In 2002, as Brad Rowland’s boat idled, drifting in the channel around the 21-mile marker, pontoon boats came roaring by at incredible speeds. Rowland was sitting in the middle of a boat race. The speed of those boats reminded Rowland of his early years in moto-cross and demolition derby competition. He thought, “I can do that.”

In 2002, as Brad Rowland’s boat idled, drifting in the channel around the 21-mile marker, pontoon boats came roaring by at incredible speeds. Rowland was sitting in the middle of a boat race. The speed of those boats reminded Rowland of his early years in moto-cross and demolition derby competition. He thought, “I can do that.”

Rowland and family live and boat on Lake Shelbyville, an 11,000-acre Corps of Engineer lake on the Kaskaskia River in central Illinois. He is also a homeowner at Lake of the Ozarks. On both lakes, Rowland’s boat of choice is a pontoon. He believes the advantages of a pontoon for general pleasure boating such as cruising with a large number of people on board plus the added ability to pull a skier make the “toon” a top choice.

In Rowland’s experience, a family boat like a tri-toon is just as useful for the challenges of big-time racing. In 2003, Rowland’s first year racing in the Shootout—the first year he claimed the honor of Top Gun in his class, Rowland was driving a South Bay boat rigged for speed in the original configuration with two 300HP Mercury Outboards, with a third added later. He has been winning every year since that first race.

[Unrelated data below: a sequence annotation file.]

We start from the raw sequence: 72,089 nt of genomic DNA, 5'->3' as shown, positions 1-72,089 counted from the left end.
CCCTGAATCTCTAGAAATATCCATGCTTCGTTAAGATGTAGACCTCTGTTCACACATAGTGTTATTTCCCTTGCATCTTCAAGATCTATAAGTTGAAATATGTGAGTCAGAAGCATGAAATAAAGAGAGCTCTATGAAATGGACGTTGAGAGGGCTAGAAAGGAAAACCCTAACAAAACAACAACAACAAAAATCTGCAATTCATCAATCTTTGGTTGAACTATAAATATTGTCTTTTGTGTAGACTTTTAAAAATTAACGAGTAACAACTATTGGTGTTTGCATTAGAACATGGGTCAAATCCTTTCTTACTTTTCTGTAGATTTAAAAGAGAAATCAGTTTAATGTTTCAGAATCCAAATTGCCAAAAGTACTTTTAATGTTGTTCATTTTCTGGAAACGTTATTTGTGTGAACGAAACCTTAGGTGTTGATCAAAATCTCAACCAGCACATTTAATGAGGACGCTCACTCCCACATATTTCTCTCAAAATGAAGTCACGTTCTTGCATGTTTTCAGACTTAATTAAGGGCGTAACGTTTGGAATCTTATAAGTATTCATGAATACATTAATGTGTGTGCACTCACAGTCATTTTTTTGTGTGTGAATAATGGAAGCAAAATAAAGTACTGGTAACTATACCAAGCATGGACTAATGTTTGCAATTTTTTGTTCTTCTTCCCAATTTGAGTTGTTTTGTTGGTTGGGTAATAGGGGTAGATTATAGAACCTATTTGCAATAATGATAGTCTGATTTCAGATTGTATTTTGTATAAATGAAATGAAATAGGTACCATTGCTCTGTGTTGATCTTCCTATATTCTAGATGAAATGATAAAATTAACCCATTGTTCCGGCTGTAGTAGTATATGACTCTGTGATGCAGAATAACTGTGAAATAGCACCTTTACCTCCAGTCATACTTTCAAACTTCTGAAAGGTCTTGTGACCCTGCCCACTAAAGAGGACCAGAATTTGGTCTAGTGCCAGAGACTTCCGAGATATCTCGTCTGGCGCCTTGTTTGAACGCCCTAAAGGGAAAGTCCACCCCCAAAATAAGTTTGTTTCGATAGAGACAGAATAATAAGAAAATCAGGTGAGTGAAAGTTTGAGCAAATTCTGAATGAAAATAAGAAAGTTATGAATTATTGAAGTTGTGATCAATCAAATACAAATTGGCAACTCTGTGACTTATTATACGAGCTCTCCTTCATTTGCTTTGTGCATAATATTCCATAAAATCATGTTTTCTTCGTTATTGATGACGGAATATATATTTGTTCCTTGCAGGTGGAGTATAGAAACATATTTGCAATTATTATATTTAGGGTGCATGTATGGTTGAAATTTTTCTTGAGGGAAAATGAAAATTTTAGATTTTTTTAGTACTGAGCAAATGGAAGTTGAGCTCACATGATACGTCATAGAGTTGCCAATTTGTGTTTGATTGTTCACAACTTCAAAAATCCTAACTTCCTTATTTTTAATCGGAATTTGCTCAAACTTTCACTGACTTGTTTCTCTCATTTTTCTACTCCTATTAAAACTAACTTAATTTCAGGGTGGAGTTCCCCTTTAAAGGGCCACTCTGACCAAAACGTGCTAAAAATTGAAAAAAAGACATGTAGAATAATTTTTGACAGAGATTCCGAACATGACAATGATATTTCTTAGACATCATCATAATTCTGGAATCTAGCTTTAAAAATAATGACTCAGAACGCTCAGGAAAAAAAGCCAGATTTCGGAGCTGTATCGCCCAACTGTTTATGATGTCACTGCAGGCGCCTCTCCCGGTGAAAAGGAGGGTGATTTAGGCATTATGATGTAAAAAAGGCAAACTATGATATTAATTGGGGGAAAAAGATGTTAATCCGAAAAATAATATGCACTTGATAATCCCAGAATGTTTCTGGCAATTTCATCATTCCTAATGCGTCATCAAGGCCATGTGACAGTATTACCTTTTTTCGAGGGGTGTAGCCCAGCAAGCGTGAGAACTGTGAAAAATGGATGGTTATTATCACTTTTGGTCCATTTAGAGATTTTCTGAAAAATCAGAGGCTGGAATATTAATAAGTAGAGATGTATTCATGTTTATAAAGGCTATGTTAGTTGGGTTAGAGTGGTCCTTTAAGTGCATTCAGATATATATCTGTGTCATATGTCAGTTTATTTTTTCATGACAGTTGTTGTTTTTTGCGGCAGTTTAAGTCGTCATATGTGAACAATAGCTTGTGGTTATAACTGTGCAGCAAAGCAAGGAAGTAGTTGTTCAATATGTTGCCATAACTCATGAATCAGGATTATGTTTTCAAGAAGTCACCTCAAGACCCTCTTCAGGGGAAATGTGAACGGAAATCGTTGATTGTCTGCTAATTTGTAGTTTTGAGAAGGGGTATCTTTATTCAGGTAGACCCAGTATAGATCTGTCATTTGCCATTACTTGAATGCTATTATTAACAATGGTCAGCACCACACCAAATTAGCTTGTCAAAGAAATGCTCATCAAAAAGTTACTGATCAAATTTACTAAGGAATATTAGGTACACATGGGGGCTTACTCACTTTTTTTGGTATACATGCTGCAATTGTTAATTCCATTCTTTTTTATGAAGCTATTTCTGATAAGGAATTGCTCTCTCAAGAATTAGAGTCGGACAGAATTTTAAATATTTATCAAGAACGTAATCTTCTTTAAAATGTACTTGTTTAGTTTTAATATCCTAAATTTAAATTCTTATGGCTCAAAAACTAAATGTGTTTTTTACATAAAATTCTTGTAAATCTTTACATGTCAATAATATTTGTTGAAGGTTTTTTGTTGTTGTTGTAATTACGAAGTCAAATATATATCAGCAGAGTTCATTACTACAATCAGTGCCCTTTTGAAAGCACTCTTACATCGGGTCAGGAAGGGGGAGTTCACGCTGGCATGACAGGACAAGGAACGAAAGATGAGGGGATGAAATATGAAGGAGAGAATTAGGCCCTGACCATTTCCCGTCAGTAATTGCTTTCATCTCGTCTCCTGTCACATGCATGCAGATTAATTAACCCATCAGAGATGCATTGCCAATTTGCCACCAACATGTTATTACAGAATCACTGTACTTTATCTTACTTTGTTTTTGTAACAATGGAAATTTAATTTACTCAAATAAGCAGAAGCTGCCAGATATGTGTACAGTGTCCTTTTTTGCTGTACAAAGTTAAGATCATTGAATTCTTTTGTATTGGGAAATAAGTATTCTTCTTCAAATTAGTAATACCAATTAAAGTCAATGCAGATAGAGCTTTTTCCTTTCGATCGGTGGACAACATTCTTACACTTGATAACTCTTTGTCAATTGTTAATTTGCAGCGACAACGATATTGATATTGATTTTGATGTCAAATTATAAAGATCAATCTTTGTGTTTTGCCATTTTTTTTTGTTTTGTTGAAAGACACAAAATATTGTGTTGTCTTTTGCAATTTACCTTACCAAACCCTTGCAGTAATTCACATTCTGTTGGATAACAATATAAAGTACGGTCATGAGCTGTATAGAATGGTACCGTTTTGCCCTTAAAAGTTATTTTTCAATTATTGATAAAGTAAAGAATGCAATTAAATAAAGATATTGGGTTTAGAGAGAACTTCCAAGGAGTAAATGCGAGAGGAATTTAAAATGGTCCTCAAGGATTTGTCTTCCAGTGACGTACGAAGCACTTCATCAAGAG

Rowland’s boat, the “Tooned In” has posted the fastest speed in its class every year thereafter. The closest anyone came to beating him was in 2009 when Ken Goudy tied Rowland, both posting 100 mph speeds over the one-mile course. Brad’s best speed of 114mph in 2016 is still the record for a tri-toon, and Rowland, along with his boat, are listed in the Guinness World Records as the fastest tri-toon in the world.

Rowland credits a lot of people and companies for his continued success. Family support and a huge cheering section of friends are critical. Current sponsors include both boating and non-boating entities, but the biggest company support from the first days, he says, was and is South Bay Pontoons built by Forest River. He raced his first boat from 2003 through 2014 when Forest River custom-built another South Bay for his use in 2015. Although new features top-side give it an up-dated appearance, Rowland insisted on the same log configuration as his 2003 boat.

Rowland says he is so “Tooned In” to the handling characteristics of trim and balance--so aware of the subtleties of little things--that he would be at a disadvantage learning to feel a new set of characteristics and wringing the last few miles per hour out of his boat at the finish line. So, he now races down the course, running against the radar gun, in the “Tooned In Two” and continues to amaze spectators and win Top Gun awards.

Rowland and his family are almost locals here. They own a house near the old Shooter’s 21 location. In fact, before the race moved to Captain Ron’s, he could idle out from his dock, make his run, and idle back home to watch some more racing from his own yard. He admits to an excessive number of trips to Lake of the Ozarks each summer. He just tells his wife he has to “go mow the lawn” because the grass always keeps growing.

Rowland says he is so proud to have been inducted into the LOTO Hall of Fame and he believes the best way of celebrating would be to set a new world record speed at Lake of the Ozarks Shootout in 2019.